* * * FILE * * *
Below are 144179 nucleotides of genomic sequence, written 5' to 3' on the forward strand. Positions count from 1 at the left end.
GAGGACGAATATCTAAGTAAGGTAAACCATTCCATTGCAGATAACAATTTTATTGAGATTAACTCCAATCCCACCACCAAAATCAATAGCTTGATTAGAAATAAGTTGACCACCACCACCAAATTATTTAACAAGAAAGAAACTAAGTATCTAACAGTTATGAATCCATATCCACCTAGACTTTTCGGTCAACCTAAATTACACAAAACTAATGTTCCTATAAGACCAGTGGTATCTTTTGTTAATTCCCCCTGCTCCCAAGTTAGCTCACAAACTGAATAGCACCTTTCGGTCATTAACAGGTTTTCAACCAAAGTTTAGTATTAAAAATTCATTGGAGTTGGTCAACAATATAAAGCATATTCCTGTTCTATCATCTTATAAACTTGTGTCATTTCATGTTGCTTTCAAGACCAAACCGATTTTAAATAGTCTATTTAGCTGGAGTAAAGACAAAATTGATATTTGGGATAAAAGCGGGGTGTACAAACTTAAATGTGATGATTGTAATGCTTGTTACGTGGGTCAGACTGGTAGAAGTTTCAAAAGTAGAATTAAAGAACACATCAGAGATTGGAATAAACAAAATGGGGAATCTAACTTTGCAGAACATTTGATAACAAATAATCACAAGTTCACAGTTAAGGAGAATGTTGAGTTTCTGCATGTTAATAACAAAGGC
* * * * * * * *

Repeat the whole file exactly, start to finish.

Below are 144179 nucleotides of genomic sequence, written 5' to 3' on the forward strand. Positions count from 1 at the left end.
GAGGACGAATATCTAAGTAAGGTAAACCATTCCATTGCAGATAACAATTTTATTGAGATTAACTCCAATCCCACCACCAAAATCAATAGCTTGATTAGAAATAAGTTGACCACCACCACCAAATTATTTAACAAGAAAGAAACTAAGTATCTAACAGTTATGAATCCATATCCACCTAGACTTTTCGGTCAACCTAAATTACACAAAACTAATGTTCCTATAAGACCAGTGGTATCTTTTGTTAATTCCCCCTGCTCCCAAGTTAGCTCACAAACTGAATAGCACCTTTCGGTCATTAACAGGTTTTCAACCAAAGTTTAGTATTAAAAATTCATTGGAGTTGGTCAACAATATAAAGCATATTCCTGTTCTATCATCTTATAAACTTGTGTCATTTCATGTTGCTTTCAAGACCAAACCGATTTTAAATAGTCTATTTAGCTGGAGTAAAGACAAAATTGATATTTGGGATAAAAGCGGGGTGTACAAACTTAAATGTGATGATTGTAATGCTTGTTACGTGGGTCAGACTGGTAGAAGTTTCAAAAGTAGAATTAAAGAACACATCAGAGATTGGAATAAACAAAATGGGGAATCTAACTTTGCAGAACATTTGATAACAAATAATCACAAGTTCACAGTTAAGGAGAATGTTGAGTTTCTGCATGTTAATAACAAAGGC